What personal information do we collect from the people that visit our blog, website or app?
When ordering or registering on our site, as appropriate, you may be asked to enter your name, email address, mailing address, phone number, images or other details to help you with your experience.
When do we collect information?
We collect information from you when you register on our site, subscribe to a newsletter, fill out a form Post and advertisment or enter information on our site.
How do we use your information?
We may use the information we collect from you when you register, make a purchase, sign up for our newsletter, respond to a survey or marketing communication, surf the website, or use certain other site features in the following ways:
• To personalize user’s experience and to allow us to deliver the type of content and product offerings in which you are most interested.
How do we protect visitor information?
We use regular Malware Scanning.
Your personal information is contained behind secured networks and is only accessible by a limited number of persons who have special access rights to such systems, and are required to keep the information confidential. In addition, all sensitive/credit information you supply is encrypted via Secure Socket Layer (SSL) technology.
We implement a variety of security measures when a user places an order enters, submits, or accesses their information to maintain the safety of your personal information.
All transactions are processed through a gateway provider and are not stored or processed on our servers
Do we use ‘cookies’?
• Help remember and process the items in the shopping cart.
• Understand and save user’s preferences for future visits.
If users disable cookies in their browser:
If you disable cookies off, some features will be disabled It will turn off some of the features that make your site experience more efficient and some of our services will not function properly and you will be redirected from the site to google.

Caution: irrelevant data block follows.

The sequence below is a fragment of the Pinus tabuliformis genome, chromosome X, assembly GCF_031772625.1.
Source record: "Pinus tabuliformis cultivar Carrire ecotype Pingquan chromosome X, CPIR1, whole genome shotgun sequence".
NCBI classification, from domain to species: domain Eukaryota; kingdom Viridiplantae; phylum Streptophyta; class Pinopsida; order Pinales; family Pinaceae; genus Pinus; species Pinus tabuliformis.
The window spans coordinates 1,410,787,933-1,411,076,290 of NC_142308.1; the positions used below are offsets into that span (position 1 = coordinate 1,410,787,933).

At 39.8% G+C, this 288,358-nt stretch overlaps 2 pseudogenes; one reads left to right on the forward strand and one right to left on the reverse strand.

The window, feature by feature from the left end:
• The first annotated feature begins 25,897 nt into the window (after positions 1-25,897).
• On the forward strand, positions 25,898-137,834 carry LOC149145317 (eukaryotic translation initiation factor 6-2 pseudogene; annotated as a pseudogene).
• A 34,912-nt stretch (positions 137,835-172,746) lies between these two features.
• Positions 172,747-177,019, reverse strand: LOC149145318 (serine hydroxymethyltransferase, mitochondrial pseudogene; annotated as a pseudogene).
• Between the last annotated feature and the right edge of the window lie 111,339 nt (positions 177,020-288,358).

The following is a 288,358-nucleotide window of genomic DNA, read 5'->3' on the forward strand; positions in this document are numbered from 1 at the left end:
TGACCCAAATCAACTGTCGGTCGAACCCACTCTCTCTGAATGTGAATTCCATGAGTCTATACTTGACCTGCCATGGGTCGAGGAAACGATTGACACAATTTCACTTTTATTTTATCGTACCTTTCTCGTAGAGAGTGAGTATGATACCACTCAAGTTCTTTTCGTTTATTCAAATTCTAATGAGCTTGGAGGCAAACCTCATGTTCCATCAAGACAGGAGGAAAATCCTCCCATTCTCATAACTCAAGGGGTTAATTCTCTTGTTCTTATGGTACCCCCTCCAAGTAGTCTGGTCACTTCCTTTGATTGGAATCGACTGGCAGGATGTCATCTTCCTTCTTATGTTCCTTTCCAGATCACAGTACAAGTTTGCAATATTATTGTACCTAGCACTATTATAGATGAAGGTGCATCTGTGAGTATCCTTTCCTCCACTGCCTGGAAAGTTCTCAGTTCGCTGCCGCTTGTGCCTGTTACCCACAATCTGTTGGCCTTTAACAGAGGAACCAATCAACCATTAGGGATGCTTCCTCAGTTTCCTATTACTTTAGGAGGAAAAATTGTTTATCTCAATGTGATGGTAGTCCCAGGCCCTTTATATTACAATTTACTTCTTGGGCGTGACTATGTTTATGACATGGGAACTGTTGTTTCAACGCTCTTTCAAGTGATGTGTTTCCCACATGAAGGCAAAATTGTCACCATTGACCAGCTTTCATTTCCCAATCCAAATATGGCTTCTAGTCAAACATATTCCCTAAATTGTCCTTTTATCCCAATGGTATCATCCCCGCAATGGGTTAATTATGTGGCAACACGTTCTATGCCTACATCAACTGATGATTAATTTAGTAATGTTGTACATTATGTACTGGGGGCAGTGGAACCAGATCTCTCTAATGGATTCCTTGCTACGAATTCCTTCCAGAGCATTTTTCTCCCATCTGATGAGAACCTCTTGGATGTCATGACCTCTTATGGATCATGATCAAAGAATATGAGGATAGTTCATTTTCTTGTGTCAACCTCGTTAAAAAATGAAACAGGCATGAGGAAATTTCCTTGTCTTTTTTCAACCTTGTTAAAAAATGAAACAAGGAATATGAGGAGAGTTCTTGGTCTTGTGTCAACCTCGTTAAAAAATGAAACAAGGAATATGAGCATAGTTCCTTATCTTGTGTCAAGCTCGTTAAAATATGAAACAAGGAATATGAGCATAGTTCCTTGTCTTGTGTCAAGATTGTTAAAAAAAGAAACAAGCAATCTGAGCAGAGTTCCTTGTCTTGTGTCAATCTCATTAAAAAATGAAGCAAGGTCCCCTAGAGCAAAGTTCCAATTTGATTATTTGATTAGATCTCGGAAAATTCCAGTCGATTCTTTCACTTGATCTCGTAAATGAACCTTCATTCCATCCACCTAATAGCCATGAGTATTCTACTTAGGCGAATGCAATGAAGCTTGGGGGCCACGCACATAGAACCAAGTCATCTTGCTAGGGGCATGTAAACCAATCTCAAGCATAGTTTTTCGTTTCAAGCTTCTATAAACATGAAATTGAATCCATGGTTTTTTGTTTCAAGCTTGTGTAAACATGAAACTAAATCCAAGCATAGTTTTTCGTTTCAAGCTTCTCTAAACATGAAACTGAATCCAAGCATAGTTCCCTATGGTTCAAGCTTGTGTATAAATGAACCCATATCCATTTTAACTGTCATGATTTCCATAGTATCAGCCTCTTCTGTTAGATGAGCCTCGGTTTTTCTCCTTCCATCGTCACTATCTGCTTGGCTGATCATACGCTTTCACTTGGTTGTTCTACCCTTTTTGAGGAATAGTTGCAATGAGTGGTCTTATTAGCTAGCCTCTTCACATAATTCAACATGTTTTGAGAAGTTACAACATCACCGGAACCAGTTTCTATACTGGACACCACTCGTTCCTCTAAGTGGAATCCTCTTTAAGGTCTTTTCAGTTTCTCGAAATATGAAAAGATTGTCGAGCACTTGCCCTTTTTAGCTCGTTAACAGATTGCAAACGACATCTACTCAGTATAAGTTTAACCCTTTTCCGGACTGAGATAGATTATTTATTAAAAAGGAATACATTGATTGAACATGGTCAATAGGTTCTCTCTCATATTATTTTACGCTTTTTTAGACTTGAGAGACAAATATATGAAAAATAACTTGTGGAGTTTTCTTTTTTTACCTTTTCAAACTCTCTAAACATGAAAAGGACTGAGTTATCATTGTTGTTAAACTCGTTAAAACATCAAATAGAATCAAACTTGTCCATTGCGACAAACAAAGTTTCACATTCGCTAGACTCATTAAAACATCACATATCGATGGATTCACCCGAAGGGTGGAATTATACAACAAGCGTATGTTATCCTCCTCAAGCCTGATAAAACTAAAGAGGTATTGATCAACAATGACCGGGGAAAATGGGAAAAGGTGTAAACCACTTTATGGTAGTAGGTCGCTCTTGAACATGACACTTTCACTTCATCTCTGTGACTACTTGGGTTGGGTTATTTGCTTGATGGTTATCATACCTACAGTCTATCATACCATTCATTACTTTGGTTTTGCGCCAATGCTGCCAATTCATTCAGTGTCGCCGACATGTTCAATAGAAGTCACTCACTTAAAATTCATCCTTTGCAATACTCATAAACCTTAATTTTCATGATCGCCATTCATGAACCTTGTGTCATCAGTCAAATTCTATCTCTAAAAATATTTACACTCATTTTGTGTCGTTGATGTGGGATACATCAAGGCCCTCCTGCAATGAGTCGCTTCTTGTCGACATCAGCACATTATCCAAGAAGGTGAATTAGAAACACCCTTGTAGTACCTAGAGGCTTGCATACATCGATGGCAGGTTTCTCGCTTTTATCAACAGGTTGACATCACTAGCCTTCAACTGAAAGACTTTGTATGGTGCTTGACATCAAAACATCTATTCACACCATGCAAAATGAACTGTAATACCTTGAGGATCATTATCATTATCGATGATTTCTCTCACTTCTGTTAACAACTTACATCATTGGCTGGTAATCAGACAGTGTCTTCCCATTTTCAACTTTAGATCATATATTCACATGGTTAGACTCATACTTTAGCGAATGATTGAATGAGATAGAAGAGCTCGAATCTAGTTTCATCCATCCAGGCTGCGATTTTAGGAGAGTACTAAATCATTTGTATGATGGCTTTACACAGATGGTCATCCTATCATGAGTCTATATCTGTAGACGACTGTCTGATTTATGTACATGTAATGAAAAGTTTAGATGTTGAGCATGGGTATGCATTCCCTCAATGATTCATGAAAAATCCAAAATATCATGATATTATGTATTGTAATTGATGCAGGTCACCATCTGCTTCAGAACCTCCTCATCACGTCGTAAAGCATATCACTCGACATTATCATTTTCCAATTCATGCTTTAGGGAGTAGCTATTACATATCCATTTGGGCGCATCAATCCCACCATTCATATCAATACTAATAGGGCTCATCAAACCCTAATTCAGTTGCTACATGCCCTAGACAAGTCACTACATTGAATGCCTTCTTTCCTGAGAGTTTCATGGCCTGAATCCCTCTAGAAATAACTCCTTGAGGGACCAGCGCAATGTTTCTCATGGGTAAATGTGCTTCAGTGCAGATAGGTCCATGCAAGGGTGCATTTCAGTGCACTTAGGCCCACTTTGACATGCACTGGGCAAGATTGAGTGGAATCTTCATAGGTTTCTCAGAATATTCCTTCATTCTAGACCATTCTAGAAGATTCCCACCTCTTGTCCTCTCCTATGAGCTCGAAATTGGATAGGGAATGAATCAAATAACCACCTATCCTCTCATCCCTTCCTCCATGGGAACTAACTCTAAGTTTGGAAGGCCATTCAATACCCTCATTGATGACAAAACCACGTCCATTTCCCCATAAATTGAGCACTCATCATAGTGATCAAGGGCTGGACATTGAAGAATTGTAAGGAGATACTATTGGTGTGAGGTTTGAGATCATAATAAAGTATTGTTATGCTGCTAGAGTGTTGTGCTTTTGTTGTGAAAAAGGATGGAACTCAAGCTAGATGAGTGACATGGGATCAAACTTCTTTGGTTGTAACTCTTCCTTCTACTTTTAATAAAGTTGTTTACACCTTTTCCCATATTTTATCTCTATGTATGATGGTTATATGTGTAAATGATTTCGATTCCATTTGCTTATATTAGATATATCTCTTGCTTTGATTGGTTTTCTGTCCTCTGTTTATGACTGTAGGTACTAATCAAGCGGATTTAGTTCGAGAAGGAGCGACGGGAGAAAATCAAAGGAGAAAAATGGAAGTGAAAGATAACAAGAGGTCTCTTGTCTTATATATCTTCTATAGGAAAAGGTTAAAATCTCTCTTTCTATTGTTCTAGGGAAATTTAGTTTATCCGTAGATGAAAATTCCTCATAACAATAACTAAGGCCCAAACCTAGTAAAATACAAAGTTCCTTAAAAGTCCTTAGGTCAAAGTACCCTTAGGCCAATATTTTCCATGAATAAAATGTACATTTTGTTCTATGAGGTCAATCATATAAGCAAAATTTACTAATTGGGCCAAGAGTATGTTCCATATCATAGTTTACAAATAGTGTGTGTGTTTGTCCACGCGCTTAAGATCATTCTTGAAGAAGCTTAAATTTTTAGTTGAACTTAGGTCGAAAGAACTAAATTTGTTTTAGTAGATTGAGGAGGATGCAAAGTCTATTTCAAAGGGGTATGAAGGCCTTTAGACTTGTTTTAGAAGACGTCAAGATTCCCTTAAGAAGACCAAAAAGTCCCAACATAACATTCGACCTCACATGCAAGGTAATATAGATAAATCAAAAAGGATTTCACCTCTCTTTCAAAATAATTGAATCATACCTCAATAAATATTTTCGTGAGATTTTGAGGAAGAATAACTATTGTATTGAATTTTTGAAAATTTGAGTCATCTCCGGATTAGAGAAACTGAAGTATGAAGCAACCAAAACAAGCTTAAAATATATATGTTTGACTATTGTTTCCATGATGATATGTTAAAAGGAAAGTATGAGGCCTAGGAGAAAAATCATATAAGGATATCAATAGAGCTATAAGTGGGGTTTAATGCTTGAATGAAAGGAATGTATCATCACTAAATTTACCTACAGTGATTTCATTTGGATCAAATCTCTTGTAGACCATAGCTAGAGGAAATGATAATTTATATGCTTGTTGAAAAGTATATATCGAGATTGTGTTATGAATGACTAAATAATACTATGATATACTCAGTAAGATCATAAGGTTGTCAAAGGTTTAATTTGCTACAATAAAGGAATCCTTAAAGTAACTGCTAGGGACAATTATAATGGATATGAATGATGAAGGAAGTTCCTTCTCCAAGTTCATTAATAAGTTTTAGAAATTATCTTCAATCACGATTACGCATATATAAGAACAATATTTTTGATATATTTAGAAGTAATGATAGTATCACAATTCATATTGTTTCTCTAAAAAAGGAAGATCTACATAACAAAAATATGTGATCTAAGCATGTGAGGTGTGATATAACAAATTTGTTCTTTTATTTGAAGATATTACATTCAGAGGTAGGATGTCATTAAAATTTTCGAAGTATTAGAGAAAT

Third Party Disclosure
We do not sell, trade, or otherwise transfer to outside parties your personally identifiable information.
Third party links
Occasionally, at our discretion, we may include or offer third party products or services on our website. These third party sites have separate and independent privacy policies. We therefore have no responsibility or liability for the content and activities of these linked sites. Nonetheless, we seek to protect the integrity of our site and welcome any feedback about these sites. Sellers may include links to their sites or products and services and we cannot be responsible for any misleading advertisements on theses links or sites. WE cannot be responsible for the stability and security of any other sites apart from our own and you click theses links and visits theses sites solely at your own risk.
Google’s advertising requirements can be summed up by Google’s Advertising Principles. They are put in place to provide a positive experience for users.
We use Google AdSense Advertising on our website.
We have implemented the following:
• Demographics and Interests Reporting
We along with third-party vendors, such as Google use first-party cookies (such as the Google Analytics cookies) and third-party cookies (such as the DoubleClick cookie) or other third-party identifiers together to compile data regarding user interactions with ad impressions, and other ad service functions as they relate to our website.